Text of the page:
The Texas football program dates back to 1893. Each day, we look at a little piece of Longhorn history. We’re starting by looking at each Longhorn football season.
The Longhorns hadn’t suffered back-to-back losing seasons since the early days of the Dana X. Bible tenure, and Ed Price avoided it in 1955, but it still wasn’t great.
Texas went 5-5 overall and 4-2 in Southwest Conference play.
Price began noting that rule changes during the 1955 and 1956 seasons were big reasons for the program’s drop off, but others began questioning his ability to recruit the best players.
With Texas beginning to struggle for the first time since the mid-1930s, Texas A&M capitalized and started finding success on the field.
A big part of the Aggies’ success in the mid-1950s was because of their hiring of one of the greatest football coaches ever, Bear Bryant, who took over in College Station in 1954, a team dubbed the “Junction Boys.”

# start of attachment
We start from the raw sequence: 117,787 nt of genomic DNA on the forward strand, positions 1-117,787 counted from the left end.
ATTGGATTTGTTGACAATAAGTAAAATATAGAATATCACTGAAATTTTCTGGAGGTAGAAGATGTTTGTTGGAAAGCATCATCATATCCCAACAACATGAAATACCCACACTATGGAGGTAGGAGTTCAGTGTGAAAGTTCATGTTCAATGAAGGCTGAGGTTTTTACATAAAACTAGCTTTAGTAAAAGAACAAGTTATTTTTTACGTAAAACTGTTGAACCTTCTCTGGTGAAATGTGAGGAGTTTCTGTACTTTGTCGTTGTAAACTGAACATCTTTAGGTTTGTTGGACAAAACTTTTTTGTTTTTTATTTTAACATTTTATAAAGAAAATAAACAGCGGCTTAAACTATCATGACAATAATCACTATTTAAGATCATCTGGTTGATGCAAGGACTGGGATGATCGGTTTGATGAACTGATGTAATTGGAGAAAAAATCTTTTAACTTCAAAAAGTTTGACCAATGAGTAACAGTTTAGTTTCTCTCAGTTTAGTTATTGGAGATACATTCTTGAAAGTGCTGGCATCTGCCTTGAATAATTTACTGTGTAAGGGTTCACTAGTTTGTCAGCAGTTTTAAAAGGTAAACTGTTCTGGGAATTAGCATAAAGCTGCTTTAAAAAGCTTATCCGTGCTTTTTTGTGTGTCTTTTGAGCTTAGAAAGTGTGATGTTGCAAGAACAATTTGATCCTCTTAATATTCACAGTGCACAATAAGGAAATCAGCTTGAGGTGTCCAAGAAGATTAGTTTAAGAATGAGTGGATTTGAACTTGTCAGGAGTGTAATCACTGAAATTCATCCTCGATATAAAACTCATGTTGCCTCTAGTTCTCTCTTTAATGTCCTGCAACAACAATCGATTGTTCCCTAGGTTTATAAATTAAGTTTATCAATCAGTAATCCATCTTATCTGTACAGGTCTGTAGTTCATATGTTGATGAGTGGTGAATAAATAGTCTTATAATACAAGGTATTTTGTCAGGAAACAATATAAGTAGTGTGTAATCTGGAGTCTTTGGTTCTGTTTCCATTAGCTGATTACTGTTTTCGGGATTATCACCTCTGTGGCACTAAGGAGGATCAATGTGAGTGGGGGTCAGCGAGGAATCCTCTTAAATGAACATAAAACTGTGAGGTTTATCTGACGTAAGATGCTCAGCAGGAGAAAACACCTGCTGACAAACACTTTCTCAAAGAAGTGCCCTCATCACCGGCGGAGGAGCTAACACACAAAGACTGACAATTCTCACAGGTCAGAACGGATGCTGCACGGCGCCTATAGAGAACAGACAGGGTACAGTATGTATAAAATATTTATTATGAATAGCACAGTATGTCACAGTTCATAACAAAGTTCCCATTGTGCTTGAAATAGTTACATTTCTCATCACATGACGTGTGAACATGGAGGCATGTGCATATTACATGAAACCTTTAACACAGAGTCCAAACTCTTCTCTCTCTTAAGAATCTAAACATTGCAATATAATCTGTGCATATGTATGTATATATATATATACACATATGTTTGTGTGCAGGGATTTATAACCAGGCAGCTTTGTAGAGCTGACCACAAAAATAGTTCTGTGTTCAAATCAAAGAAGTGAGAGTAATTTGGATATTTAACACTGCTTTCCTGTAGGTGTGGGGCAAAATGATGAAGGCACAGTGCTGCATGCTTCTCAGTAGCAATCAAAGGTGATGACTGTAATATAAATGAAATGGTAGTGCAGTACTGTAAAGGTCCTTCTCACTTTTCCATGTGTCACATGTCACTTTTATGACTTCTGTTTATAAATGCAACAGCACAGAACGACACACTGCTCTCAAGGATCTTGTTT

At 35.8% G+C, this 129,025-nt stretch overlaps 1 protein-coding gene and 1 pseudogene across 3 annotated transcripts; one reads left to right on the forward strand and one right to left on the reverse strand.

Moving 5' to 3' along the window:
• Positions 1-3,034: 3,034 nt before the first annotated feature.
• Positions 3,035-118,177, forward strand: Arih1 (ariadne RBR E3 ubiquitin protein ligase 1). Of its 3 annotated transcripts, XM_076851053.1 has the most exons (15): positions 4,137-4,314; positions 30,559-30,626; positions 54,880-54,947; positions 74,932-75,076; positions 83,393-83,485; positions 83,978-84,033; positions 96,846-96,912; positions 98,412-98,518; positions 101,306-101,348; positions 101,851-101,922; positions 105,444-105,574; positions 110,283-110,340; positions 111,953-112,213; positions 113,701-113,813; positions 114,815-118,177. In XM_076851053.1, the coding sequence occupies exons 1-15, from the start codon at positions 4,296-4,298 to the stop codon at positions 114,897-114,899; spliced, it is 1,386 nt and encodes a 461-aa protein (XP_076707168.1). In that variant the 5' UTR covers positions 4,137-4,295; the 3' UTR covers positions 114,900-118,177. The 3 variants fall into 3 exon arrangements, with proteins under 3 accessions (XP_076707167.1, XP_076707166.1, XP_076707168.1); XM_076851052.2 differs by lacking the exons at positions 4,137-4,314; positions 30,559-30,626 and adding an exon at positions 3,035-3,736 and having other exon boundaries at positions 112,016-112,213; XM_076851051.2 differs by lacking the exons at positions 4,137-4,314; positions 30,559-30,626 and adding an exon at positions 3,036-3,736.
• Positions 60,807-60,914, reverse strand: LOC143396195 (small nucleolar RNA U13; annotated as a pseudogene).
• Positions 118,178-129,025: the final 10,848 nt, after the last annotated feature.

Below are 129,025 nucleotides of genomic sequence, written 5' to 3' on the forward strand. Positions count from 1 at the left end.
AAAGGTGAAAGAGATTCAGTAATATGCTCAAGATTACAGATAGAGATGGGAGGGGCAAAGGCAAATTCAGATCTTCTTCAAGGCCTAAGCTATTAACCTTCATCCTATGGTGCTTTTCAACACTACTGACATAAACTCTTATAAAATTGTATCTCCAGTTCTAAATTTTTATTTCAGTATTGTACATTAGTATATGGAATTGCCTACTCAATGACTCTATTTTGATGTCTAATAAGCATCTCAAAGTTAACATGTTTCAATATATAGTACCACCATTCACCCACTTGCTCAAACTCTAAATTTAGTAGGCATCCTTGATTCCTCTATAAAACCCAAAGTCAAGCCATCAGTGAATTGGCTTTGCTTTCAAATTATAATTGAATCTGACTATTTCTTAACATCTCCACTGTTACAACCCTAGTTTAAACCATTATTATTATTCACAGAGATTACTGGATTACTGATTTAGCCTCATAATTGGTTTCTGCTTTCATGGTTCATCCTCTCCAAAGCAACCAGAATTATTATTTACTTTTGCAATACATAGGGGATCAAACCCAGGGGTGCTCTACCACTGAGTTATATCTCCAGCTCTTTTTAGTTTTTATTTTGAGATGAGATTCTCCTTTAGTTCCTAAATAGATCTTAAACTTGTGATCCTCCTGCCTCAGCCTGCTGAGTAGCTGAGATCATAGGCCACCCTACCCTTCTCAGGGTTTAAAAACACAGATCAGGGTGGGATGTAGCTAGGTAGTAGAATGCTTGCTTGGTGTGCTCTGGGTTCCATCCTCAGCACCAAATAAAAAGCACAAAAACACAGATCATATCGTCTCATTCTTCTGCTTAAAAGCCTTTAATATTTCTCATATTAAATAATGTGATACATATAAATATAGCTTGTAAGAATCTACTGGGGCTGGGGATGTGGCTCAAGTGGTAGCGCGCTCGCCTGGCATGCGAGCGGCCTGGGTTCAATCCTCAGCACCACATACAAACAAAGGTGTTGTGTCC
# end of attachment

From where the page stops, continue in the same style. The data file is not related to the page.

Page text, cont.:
However, Bryant went 0-2 against Texas in his first two years. Despite the Aggies terrific turn around from a 1-9 season under Bryant in 1954 to a 7-2-1 record in 1955, Texas A&M couldn’t beat the Longhorns.
Ranked No. 8 in the country, the Aggies hosted the Longhorns on Thanksgiving, but Texas stunned the ranked team, winning 21-6. The win prevented Texas A&M from claiming a share of the SWC title.
It was about to get worse for Ed Price entering the 1956 season, a year in which many things changed for Texas athletics.
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